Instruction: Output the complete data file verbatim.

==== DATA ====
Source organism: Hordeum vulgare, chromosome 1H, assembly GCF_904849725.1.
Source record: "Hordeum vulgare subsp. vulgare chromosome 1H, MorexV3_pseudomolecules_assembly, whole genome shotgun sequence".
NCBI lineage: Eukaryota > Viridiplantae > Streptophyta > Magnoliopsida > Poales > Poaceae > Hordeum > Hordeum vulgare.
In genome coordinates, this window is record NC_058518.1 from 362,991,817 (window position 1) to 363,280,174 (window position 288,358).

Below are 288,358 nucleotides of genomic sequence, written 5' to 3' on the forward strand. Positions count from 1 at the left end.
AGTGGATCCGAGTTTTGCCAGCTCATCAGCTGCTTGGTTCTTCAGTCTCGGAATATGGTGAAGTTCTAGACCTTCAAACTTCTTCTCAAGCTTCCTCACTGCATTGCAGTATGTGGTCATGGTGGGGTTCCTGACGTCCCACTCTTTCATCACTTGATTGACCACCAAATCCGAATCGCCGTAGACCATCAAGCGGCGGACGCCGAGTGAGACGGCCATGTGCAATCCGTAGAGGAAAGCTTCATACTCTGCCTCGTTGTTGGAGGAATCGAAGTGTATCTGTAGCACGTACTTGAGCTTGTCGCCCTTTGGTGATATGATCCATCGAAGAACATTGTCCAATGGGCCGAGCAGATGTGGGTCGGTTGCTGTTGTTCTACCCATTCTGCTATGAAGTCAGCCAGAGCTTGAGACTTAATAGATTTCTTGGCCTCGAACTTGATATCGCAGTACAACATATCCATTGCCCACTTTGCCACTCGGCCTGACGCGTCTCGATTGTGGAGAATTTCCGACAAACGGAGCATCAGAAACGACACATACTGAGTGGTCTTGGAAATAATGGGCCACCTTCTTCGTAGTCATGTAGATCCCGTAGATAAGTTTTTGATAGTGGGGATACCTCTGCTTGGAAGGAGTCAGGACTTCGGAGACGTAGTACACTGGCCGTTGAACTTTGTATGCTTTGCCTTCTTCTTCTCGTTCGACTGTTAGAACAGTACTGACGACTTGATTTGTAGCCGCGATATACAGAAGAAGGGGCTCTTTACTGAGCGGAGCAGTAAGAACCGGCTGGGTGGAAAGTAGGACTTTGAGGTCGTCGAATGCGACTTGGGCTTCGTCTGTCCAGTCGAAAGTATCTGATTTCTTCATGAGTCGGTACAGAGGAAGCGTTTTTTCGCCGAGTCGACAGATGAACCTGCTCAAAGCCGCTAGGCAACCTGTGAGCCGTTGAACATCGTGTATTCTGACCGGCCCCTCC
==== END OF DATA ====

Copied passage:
Source organism: Hordeum vulgare, chromosome 1H, assembly GCF_904849725.1.
Source record: "Hordeum vulgare subsp. vulgare chromosome 1H, MorexV3_pseudomolecules_assembly, whole genome shotgun sequence".
NCBI lineage: Eukaryota > Viridiplantae > Streptophyta > Magnoliopsida > Poales > Poaceae > Hordeum > Hordeum vulgare.
In genome coordinates, this window is record NC_058518.1 from 362,991,817 (window position 1) to 363,280,174 (window position 288,358).

Below are 288,358 nucleotides of genomic sequence, written 5' to 3' on the forward strand. Positions count from 1 at the left end.
AGTGGATCCGAGTTTTGCCAGCTCATCAGCTGCTTGGTTCTTCAGTCTCGGAATATGGTGAAGTTCTAGACCTTCAAACTTCTTCTCAAGCTTCCTCACTGCATTGCAGTATGTGGTCATGGTGGGGTTCCTGACGTCCCACTCTTTCATCACTTGATTGACCACCAAATCCGAATCGCCGTAGACCATCAAGCGGCGGACGCCGAGTGAGACGGCCATGTGCAATCCGTAGAGGAAAGCTTCATACTCTGCCTCGTTGTTGGAGGAATCGAAGTGTATCTGTAGCACGTACTTGAGCTTGTCGCCCTTTGGTGATATGATCCATCGAAGAACATTGTCCAATGGGCCGAGCAGATGTGGGTCGGTTGCTGTTGTTCTACCCATTCTGCTATGAAGTCAGCCAGAGCTTGAGACTTAATAGATTTCTTGGCCTCGAACTTGATATCGCAGTACAACATATCCATTGCCCACTTTGCCACTCGGCCTGACGCGTCTCGATTGTGGAGAATTTCCGACAAACGGAGCATCAGAAACGACACATACTGAGTGGTCTTGGAAATAATGGGCCACCTTCTTCGTAGTCATGTAGATCCCGTAGATAAGTTTTTGATAGTGGGGATACCTCTGCTTGGAAGGAGTCAGGACTTCGGAGACGTAGTACACTGGCCGTTGAACTTTGTATGCTTTGCCTTCTTCTTCTCGTTCGACTGTTAGAACAGTACTGACGACTTGATTTGTAGCCGCGATATACAGAAGAAGGGGCTCTTTACTGAGCGGAGCAGTAAGAACCGGCTGGGTGGAAAGTAGGACTTTGAGGTCGTCGAATGCGACTTGGGCTTCGTCTGTCCAGTCGAAAGTATCTGATTTCTTCATGAGTCGGTACAGAGGAAGCGTTTTTTCGCCGAGTCGACAGATGAACCTGCTCAAAGCCGCTAGGCAACCTGTGAGCCGTTGAACATCGTGTATTCTGACCGGCCCCTCC